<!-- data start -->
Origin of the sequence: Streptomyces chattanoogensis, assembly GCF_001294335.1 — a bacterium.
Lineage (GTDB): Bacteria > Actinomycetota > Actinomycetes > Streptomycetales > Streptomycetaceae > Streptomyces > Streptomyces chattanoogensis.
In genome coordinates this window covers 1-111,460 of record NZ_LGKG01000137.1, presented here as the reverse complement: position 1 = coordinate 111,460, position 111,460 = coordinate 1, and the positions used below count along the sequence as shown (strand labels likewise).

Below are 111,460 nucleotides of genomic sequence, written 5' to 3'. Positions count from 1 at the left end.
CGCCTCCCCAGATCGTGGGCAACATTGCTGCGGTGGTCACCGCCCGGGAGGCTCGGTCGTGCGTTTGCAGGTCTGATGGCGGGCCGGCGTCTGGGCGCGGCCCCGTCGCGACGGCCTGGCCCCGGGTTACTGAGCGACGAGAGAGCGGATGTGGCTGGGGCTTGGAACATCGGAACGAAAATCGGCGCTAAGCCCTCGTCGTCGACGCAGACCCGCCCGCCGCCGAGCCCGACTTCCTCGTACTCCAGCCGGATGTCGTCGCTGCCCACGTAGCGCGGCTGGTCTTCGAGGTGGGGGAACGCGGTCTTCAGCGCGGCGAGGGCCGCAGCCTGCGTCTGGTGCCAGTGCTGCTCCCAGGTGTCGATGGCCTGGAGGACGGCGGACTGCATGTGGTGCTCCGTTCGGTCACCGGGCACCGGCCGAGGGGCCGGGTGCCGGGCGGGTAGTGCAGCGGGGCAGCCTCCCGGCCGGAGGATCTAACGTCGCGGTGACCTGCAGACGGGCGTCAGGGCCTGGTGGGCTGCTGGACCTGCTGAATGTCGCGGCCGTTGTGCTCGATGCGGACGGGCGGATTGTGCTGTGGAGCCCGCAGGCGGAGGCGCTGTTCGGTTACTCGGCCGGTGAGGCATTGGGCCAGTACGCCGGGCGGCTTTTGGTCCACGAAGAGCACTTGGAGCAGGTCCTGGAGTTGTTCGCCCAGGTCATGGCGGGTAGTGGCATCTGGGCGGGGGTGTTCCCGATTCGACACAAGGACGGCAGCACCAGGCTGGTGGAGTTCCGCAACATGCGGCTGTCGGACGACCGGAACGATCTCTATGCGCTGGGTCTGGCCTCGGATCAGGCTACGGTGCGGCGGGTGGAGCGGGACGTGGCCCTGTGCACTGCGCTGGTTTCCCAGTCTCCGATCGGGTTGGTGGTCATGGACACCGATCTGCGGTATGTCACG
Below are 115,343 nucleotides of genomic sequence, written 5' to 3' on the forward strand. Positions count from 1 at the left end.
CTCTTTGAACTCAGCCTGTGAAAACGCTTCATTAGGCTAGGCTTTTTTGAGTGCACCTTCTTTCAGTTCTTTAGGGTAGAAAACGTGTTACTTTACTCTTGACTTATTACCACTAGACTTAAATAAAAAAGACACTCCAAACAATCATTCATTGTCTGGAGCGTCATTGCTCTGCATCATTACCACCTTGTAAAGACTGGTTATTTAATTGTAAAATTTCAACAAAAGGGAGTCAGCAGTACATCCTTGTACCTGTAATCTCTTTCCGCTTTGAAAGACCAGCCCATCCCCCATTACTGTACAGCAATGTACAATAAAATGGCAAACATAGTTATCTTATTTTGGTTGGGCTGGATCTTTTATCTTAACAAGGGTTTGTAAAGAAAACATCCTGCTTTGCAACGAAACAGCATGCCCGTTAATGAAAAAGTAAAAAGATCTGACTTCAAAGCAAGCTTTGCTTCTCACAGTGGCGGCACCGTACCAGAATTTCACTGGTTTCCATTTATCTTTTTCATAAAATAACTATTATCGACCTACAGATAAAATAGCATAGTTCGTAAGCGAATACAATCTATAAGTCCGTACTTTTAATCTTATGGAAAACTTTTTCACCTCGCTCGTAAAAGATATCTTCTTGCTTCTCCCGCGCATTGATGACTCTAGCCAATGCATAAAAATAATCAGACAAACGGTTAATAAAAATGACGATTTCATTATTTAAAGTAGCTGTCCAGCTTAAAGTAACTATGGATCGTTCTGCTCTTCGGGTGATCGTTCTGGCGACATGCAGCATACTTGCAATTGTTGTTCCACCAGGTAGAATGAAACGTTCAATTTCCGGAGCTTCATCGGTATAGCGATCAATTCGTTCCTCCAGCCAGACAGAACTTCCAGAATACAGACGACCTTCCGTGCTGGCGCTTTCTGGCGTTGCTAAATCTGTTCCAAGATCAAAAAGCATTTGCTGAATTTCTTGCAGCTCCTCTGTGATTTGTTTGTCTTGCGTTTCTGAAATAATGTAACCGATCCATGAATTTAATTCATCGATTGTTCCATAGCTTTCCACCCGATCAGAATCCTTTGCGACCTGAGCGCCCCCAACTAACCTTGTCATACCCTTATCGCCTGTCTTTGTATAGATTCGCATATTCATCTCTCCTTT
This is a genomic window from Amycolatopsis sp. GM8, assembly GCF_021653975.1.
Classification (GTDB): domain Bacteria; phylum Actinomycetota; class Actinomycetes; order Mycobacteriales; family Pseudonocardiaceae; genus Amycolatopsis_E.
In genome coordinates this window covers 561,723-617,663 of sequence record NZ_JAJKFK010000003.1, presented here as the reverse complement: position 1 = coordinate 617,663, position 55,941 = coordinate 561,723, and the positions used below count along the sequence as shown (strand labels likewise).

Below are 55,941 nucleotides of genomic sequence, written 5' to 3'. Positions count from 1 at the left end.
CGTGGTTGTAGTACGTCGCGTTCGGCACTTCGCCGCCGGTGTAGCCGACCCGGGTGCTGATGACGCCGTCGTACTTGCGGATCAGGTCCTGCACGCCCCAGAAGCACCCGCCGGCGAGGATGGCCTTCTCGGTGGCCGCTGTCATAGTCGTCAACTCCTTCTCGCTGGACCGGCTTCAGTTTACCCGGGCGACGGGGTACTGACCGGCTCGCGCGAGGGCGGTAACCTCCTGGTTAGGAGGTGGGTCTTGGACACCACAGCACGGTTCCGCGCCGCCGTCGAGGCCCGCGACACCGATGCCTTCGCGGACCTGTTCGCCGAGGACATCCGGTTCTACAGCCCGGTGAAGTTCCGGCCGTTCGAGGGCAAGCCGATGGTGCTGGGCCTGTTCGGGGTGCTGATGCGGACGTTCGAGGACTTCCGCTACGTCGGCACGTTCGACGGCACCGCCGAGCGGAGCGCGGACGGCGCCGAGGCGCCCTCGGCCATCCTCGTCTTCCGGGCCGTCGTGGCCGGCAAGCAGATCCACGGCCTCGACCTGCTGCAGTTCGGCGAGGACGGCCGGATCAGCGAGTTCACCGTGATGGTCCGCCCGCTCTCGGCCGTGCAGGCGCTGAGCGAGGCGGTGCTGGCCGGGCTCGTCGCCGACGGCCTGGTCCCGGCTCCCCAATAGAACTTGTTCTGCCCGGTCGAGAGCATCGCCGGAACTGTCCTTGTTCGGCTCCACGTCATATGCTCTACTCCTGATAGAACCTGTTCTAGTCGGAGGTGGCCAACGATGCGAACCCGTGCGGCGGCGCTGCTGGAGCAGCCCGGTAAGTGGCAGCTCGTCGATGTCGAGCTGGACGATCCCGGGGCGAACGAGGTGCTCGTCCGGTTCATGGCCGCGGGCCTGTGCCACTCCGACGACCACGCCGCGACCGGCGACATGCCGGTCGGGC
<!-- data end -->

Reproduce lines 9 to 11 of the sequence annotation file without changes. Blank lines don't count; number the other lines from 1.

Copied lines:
Classification (GTDB): domain Bacteria; phylum Actinomycetota; class Actinomycetes; order Mycobacteriales; family Pseudonocardiaceae; genus Amycolatopsis_E.
In genome coordinates this window covers 561,723-617,663 of sequence record NZ_JAJKFK010000003.1, presented here as the reverse complement: position 1 = coordinate 617,663, position 55,941 = coordinate 561,723, and the positions used below count along the sequence as shown (strand labels likewise).

Below are 55,941 nucleotides of genomic sequence, written 5' to 3'. Positions count from 1 at the left end.